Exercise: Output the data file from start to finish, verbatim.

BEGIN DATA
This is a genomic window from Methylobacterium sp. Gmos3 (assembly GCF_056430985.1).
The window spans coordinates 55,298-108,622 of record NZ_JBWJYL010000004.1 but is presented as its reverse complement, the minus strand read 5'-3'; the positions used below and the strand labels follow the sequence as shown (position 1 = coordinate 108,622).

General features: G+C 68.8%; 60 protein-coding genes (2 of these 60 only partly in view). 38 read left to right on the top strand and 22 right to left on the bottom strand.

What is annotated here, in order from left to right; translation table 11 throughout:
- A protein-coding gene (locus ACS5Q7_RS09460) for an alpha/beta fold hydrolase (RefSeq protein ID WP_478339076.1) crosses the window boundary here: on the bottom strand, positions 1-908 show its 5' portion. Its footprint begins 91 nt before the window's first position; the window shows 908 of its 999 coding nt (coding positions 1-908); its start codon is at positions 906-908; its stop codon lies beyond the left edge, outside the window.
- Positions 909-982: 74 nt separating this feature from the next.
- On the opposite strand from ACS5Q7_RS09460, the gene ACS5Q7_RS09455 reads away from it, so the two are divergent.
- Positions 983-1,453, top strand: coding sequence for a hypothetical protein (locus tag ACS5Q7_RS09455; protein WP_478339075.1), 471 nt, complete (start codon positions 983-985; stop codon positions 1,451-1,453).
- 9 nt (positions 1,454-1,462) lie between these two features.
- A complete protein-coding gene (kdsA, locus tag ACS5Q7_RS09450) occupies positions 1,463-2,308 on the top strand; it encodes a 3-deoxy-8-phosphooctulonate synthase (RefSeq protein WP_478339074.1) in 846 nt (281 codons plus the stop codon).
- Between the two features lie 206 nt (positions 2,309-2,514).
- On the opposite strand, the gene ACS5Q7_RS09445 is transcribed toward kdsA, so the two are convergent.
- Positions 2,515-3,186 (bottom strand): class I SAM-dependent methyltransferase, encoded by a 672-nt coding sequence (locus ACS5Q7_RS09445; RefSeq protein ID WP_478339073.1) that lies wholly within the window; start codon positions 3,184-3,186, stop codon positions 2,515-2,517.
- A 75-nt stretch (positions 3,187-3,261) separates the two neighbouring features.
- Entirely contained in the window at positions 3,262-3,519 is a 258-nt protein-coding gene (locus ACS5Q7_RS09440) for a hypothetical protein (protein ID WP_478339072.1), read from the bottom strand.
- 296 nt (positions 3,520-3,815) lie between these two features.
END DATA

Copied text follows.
This is a genomic window from Methylobacterium sp. Gmos3 (assembly GCF_056430985.1).
The window spans coordinates 55,298-108,622 of record NZ_JBWJYL010000004.1 but is presented as its reverse complement, the minus strand read 5'-3'; the positions used below and the strand labels follow the sequence as shown (position 1 = coordinate 108,622).

General features: G+C 68.8%; 60 protein-coding genes (2 of these 60 only partly in view). 38 read left to right on the top strand and 22 right to left on the bottom strand.

What is annotated here, in order from left to right; translation table 11 throughout:
- A protein-coding gene (locus ACS5Q7_RS09460) for an alpha/beta fold hydrolase (RefSeq protein ID WP_478339076.1) crosses the window boundary here: on the bottom strand, positions 1-908 show its 5' portion. Its footprint begins 91 nt before the window's first position; the window shows 908 of its 999 coding nt (coding positions 1-908); its start codon is at positions 906-908; its stop codon lies beyond the left edge, outside the window.
- Positions 909-982: 74 nt separating this feature from the next.
- On the opposite strand from ACS5Q7_RS09460, the gene ACS5Q7_RS09455 reads away from it, so the two are divergent.
- Positions 983-1,453, top strand: coding sequence for a hypothetical protein (locus tag ACS5Q7_RS09455; protein WP_478339075.1), 471 nt, complete (start codon positions 983-985; stop codon positions 1,451-1,453).
- 9 nt (positions 1,454-1,462) lie between these two features.
- A complete protein-coding gene (kdsA, locus tag ACS5Q7_RS09450) occupies positions 1,463-2,308 on the top strand; it encodes a 3-deoxy-8-phosphooctulonate synthase (RefSeq protein WP_478339074.1) in 846 nt (281 codons plus the stop codon).
- Between the two features lie 206 nt (positions 2,309-2,514).
- On the opposite strand, the gene ACS5Q7_RS09445 is transcribed toward kdsA, so the two are convergent.
- Positions 2,515-3,186 (bottom strand): class I SAM-dependent methyltransferase, encoded by a 672-nt coding sequence (locus ACS5Q7_RS09445; RefSeq protein ID WP_478339073.1) that lies wholly within the window; start codon positions 3,184-3,186, stop codon positions 2,515-2,517.
- A 75-nt stretch (positions 3,187-3,261) separates the two neighbouring features.
- Entirely contained in the window at positions 3,262-3,519 is a 258-nt protein-coding gene (locus ACS5Q7_RS09440) for a hypothetical protein (protein ID WP_478339072.1), read from the bottom strand.
- 296 nt (positions 3,520-3,815) lie between these two features.